Kenya politics: Quick View - Opposition disputes early election results
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- Economist Intelligence Unit
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- Politics, News Analysis
- Political Geography
Provisional figures from the Independent Electoral and Boundaries Commission (IEBC) suggest that Uhuru Kenyatta will retain the presidency after taking a significant 55% to 45% lead over his main challenger, Raila Odinga.
With almost 95% of the results counted, Mr Kenyatta leads Mr Odinga by 7.86m votes (54.4%) to 6.48m (44.8%), meaning that the incumbent is on course to secure a second five-year term, without the need for a run-off (which is required if no candidate crosses the 50% threshold in the first round). The provisional result, if confirmed, also means that Mr Kenyatta improved on his performance in 2013 when he beat Mr Odinga by 50.5% to 43.7%, to capture the presidency for the first time. The provisional result of the presidential poll (which is being counted first) is broadly in line with pre-election opinion polls, although an apparent swing towards Mr Odinga did not prove significant.
Mr Odinga, the candidate representing the opposition National Super Alliance (Nasa), has, however, dismissed the provisional results as "fake news" and claims that the IEBC's computer systems were hacked during the transmission process to manipulate the outcome. Mr Odinga links the alleged hacking to the violent murder of the IEBC's ICT boss just a week before the election. The IEBC rejects the allegations and also points out that results declared at constituency level are final (as determined by the courts and favoured by the opposition), meaning that any transmission errors will be temporary. Mr Odinga further complains of not seeing the relevant paperwork, although the IEBC says that all candidates will have access to the key forms in due course.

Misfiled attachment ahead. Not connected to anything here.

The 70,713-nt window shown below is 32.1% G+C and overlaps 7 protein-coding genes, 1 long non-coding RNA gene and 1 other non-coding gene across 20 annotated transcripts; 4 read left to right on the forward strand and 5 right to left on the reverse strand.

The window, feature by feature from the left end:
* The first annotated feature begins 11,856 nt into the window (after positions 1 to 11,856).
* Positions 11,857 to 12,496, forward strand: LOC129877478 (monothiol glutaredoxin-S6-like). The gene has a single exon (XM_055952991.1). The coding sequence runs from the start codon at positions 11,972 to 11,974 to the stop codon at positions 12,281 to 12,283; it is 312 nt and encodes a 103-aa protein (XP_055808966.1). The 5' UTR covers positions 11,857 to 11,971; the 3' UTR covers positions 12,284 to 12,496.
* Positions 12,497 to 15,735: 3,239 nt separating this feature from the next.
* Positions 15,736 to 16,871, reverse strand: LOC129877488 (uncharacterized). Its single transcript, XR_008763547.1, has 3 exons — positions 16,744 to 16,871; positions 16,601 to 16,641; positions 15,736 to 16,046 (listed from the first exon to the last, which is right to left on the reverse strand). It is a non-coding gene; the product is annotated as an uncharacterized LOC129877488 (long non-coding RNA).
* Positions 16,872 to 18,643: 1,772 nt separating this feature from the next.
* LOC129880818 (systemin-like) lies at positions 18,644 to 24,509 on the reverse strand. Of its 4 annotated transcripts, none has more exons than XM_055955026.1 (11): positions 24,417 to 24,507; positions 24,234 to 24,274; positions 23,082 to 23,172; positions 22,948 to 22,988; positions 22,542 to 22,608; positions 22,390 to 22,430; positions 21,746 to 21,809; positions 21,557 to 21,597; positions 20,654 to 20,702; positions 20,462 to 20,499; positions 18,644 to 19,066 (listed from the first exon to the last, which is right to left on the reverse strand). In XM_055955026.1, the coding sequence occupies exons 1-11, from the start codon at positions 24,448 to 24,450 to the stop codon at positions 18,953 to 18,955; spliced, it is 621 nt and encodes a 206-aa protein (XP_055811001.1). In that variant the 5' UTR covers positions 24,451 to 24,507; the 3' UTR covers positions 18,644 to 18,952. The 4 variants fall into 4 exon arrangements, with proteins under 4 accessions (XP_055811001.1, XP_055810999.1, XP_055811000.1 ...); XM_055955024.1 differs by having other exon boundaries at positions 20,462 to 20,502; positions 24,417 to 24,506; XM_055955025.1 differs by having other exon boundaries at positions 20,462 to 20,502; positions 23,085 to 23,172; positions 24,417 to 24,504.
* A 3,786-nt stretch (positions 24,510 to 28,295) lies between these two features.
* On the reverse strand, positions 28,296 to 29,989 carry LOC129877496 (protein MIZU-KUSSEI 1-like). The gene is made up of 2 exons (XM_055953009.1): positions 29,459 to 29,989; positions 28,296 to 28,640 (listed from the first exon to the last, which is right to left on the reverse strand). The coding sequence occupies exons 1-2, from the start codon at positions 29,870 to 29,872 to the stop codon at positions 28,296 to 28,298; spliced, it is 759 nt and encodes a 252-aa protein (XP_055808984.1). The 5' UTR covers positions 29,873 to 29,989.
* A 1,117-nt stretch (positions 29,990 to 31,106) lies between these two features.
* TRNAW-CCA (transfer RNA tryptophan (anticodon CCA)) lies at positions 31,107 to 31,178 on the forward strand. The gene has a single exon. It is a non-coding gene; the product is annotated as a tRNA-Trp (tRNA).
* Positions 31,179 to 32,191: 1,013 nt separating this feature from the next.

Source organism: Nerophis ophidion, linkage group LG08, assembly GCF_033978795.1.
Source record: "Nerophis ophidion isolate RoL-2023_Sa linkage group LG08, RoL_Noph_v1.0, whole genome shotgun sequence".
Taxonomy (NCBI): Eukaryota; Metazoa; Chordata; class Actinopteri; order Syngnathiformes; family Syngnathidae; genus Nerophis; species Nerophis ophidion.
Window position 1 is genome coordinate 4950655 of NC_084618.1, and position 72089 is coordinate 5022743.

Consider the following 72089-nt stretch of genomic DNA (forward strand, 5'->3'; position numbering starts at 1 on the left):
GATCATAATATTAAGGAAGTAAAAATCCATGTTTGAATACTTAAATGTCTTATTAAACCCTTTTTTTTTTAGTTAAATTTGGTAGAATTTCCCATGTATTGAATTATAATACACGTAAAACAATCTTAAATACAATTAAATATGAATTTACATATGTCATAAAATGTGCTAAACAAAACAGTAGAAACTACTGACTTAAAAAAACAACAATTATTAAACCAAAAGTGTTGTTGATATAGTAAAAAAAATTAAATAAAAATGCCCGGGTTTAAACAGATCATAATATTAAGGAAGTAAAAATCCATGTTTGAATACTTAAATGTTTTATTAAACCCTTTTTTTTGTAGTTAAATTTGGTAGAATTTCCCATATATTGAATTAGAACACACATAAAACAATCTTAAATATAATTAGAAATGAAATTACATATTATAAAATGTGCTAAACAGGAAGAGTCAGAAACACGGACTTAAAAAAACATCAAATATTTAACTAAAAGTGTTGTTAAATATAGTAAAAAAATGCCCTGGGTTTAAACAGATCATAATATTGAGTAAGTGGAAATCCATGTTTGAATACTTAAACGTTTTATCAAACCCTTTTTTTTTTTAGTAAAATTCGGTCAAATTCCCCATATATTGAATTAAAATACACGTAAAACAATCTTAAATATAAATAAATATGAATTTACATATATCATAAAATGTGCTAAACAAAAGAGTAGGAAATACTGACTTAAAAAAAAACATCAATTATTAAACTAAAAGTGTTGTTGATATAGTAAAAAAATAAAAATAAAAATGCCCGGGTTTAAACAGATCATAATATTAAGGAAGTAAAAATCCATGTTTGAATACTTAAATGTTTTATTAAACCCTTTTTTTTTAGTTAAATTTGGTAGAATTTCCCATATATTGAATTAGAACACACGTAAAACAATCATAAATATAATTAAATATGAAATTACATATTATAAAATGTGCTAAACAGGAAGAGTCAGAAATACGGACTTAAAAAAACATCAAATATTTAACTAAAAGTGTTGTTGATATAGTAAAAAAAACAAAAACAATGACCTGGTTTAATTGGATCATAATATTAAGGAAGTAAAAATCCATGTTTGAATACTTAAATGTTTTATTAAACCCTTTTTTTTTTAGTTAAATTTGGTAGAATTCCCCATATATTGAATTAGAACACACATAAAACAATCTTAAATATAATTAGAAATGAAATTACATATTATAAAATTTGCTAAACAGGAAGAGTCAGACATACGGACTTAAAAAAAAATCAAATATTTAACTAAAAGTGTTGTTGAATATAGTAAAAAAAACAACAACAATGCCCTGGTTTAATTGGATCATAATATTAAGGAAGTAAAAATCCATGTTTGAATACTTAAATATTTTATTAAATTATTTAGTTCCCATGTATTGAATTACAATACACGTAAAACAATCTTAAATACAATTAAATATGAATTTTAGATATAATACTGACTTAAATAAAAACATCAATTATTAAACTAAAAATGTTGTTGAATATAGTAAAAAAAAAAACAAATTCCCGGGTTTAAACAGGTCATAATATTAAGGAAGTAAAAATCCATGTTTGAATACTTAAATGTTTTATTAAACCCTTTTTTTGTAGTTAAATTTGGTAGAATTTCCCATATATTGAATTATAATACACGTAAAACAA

Election day was mostly peaceful, but Mr Odinga's rejection of the results raises fears about the potential spread of violence. However, despite some localised protests (such as in Kisumu, in Mr Odinga's heartland), we expect that the election dispute will be fought in the courts, not on the streets. This happened in 2013, when the Supreme Court, about two to three weeks after the ballot, dismissed opposition claims of vote rigging, a verdict accepted by the opposition.
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